The duvet has a lot to answer for. Much as it revolutionised middle-class life, it also meant blankets, and the blanket box, ceased to be essential items, disappearing as we de-cluttered our households and embraced our continental lifestyles.
On the plus side, once something is no longer “essential” we can start to appreciate its finer qualities and move it into the category of items classed “object of desire”. On that basis, it’s time to stand back and appreciate the work of craft that is the traditional Welsh blanket.
You’ll be vaguely familiar with the pattern: a checked arrangement of fuzzy squares and lozenges – currently being replicated on tea trays and lampshades by admiring designers – and the slightly coarse texture of the thick, woven wool. These are heavy-duty blankets for a pre-central heating world.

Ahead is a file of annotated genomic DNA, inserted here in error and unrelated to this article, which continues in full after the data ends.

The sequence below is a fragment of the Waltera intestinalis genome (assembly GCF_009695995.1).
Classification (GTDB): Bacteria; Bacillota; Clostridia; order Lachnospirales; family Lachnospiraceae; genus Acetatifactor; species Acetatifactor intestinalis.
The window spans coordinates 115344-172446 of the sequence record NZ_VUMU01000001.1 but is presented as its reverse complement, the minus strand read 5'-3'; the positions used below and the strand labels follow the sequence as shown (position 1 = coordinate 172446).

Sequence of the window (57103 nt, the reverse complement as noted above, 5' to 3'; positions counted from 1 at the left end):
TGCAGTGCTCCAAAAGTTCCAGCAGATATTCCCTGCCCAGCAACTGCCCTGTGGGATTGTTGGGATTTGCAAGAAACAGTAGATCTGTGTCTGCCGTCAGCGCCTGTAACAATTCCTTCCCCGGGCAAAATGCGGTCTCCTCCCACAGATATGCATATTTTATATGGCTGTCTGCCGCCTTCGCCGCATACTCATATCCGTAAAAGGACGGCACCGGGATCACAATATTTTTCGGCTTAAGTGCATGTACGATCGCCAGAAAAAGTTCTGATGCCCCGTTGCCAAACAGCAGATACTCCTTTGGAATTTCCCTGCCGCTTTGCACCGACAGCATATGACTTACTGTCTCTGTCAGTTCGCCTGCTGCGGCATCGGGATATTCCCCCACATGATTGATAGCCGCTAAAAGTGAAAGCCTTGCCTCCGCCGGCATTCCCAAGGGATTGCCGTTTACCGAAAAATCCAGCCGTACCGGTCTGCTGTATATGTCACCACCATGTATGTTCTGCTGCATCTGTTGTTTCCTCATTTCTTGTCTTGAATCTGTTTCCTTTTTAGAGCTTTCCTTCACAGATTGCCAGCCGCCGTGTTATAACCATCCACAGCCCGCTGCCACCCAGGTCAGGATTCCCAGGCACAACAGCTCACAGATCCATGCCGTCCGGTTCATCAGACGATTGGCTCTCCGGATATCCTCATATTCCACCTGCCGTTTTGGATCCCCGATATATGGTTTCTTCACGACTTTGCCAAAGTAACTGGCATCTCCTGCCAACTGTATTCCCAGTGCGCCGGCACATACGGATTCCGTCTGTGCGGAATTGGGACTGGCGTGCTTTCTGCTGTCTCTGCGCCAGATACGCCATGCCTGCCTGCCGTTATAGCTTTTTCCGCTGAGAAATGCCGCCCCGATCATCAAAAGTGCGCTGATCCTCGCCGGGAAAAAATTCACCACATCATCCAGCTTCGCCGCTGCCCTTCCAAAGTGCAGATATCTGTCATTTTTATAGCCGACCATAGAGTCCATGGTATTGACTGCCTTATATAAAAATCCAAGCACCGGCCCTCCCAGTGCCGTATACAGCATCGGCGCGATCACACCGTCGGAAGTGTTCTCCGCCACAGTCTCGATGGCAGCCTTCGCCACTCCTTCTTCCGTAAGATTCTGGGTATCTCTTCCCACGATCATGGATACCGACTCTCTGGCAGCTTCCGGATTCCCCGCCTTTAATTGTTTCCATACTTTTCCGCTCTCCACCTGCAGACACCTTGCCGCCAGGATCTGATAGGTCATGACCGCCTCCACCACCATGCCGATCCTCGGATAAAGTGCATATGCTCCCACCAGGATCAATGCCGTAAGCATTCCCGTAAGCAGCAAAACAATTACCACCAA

Over in Pembrokeshire, Melin Tregwynt is wooing the design shop market with some contemporary patterns and mid-century modern crossovers, while Trefriw Woollen Mills in the Conwy Valley stick so closely to tradition that they even spin their own wool. But today we are heading to Rock Mill at the heart of Welsh blanket country on the Ceredigion/Carmarthenshire border. Not only is it the last water-driven woollen mill in Wales (check out the water wheel), but the low stone mill was built by the present owner’s great-grandfather.